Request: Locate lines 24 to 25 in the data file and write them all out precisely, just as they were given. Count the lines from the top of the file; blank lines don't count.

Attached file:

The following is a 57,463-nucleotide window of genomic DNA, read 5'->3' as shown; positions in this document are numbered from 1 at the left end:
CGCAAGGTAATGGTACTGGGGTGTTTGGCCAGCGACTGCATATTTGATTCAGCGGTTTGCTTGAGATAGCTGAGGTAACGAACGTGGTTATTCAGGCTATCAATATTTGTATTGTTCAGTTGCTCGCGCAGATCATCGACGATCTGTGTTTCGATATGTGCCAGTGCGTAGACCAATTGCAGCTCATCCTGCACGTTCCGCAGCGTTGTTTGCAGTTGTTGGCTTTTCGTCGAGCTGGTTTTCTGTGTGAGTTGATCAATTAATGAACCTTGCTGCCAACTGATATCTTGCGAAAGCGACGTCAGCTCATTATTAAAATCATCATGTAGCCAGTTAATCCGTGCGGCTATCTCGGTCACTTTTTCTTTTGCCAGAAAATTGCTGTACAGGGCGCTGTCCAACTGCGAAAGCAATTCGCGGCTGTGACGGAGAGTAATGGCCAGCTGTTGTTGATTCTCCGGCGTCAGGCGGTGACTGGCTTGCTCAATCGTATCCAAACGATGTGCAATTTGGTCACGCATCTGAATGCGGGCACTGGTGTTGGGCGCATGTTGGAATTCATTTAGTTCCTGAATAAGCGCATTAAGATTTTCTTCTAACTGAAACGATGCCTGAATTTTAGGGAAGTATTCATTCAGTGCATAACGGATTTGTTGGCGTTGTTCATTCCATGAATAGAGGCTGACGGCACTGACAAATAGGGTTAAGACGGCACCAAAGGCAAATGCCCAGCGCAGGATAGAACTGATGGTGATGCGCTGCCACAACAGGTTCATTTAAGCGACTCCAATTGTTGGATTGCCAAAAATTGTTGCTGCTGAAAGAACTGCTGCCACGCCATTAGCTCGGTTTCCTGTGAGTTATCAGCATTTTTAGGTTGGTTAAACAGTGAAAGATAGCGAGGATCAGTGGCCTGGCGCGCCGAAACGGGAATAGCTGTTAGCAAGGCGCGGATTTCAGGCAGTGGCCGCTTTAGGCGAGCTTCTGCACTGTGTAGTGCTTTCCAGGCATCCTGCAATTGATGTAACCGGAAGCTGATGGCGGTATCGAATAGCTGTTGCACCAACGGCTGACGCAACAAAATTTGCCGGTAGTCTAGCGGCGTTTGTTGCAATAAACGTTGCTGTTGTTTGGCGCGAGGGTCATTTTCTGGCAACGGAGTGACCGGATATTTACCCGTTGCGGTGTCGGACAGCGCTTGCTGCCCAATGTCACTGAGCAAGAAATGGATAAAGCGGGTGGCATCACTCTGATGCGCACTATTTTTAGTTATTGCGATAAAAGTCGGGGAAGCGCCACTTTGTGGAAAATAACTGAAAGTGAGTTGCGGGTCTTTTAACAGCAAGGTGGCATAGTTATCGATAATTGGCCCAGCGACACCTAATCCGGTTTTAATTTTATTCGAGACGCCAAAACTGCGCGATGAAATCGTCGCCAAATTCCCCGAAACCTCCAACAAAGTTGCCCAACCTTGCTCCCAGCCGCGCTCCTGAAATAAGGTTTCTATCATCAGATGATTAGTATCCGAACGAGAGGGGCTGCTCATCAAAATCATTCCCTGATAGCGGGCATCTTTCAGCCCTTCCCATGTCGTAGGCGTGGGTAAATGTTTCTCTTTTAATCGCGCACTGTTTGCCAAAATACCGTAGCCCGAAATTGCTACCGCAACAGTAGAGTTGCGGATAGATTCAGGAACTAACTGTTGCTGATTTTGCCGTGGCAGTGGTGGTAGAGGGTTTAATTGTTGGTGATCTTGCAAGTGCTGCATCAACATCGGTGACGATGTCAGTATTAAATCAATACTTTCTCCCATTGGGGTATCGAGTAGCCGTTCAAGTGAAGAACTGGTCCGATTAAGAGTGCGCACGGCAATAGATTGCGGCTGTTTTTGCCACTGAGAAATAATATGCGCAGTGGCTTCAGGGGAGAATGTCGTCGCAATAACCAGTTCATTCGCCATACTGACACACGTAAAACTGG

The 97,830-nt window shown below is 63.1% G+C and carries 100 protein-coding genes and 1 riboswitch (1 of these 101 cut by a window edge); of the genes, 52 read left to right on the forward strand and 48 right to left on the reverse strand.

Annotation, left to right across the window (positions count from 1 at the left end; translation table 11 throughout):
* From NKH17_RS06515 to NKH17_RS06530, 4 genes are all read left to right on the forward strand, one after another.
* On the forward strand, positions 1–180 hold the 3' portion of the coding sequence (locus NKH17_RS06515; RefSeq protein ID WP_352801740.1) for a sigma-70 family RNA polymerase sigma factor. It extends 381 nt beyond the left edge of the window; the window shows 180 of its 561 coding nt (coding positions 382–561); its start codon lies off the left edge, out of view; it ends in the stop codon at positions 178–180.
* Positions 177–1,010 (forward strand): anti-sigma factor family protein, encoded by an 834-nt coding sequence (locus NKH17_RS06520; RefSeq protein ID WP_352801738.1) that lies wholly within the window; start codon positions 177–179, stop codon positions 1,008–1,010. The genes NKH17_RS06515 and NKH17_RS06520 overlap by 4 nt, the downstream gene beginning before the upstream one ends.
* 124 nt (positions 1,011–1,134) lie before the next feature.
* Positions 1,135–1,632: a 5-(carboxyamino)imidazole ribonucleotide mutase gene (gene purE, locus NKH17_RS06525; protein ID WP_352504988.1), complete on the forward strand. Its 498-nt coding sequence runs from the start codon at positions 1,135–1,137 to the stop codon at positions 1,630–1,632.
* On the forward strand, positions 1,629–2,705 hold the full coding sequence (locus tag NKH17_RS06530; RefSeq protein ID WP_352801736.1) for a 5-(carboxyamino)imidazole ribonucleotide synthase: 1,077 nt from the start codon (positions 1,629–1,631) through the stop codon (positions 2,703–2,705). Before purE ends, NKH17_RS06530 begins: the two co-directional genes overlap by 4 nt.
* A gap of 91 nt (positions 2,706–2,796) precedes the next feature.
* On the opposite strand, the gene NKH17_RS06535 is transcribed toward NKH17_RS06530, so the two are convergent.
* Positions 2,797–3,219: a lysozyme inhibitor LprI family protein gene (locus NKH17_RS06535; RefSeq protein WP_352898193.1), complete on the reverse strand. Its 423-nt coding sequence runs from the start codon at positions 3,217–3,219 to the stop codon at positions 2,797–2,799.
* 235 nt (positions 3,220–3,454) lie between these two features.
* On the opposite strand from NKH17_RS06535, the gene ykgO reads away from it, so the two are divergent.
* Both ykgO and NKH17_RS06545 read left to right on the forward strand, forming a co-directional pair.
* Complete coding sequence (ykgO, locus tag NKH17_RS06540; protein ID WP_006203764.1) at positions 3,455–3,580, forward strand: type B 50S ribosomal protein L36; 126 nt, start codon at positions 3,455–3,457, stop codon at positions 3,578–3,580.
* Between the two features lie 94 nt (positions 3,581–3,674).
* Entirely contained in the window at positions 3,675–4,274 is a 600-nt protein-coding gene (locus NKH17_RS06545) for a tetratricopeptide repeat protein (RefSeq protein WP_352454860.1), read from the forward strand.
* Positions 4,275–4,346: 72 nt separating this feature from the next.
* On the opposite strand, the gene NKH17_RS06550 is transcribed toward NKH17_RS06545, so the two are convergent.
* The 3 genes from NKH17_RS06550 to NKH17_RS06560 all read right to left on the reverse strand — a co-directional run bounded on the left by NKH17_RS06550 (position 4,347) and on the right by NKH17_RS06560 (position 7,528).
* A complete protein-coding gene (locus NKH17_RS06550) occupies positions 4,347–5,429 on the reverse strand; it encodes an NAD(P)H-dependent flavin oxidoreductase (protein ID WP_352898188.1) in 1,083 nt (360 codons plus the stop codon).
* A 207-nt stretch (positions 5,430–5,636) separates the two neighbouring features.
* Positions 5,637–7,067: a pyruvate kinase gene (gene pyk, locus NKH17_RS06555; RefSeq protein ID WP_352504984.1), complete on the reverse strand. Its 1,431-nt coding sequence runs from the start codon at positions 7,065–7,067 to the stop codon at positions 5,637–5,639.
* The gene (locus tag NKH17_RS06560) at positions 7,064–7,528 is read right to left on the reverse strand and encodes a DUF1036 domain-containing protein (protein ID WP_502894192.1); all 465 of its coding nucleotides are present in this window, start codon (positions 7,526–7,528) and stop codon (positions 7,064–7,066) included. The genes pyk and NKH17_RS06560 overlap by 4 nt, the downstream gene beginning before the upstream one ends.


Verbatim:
* A 207-nt stretch (positions 5,430–5,636) separates the two neighbouring features.
* Positions 5,637–7,067: a pyruvate kinase gene (gene pyk, locus NKH17_RS06555; RefSeq protein ID WP_352504984.1), complete on the reverse strand. Its 1,431-nt coding sequence runs from the start codon at positions 7,065–7,067 to the stop codon at positions 5,637–5,639.